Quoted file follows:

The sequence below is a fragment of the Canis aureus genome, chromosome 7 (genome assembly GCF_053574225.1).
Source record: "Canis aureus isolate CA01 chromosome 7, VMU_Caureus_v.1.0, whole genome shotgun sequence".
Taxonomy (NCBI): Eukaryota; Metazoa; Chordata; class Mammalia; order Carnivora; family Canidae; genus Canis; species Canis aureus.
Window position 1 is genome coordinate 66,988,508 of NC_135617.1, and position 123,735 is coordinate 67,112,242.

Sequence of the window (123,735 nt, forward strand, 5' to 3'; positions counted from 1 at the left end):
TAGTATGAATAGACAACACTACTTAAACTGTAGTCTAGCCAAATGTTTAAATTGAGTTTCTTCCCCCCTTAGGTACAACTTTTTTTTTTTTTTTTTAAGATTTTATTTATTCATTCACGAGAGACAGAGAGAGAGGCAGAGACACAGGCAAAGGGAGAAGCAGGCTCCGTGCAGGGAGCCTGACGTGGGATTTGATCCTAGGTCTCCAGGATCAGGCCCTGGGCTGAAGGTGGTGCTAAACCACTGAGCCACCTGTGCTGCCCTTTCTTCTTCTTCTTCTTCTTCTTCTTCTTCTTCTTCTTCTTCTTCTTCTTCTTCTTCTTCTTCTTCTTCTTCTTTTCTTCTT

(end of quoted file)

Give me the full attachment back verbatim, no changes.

The sequence below is a fragment of the Canis aureus genome, chromosome 7 (genome assembly GCF_053574225.1).
Source record: "Canis aureus isolate CA01 chromosome 7, VMU_Caureus_v.1.0, whole genome shotgun sequence".
Taxonomy (NCBI): Eukaryota; Metazoa; Chordata; class Mammalia; order Carnivora; family Canidae; genus Canis; species Canis aureus.
Window position 1 is genome coordinate 66,988,508 of NC_135617.1, and position 123,735 is coordinate 67,112,242.

Sequence of the window (123,735 nt, forward strand, 5' to 3'; positions counted from 1 at the left end):
TAGTATGAATAGACAACACTACTTAAACTGTAGTCTAGCCAAATGTTTAAATTGAGTTTCTTCCCCCCTTAGGTACAACTTTTTTTTTTTTTTTTTAAGATTTTATTTATTCATTCACGAGAGACAGAGAGAGAGGCAGAGACACAGGCAAAGGGAGAAGCAGGCTCCGTGCAGGGAGCCTGACGTGGGATTTGATCCTAGGTCTCCAGGATCAGGCCCTGGGCTGAAGGTGGTGCTAAACCACTGAGCCACCTGTGCTGCCCTTTCTTCTTCTTCTTCTTCTTCTTCTTCTTCTTCTTCTTCTTCTTCTTCTTCTTCTTCTTCTTCTTCTTCTTCTTTTCTTCTT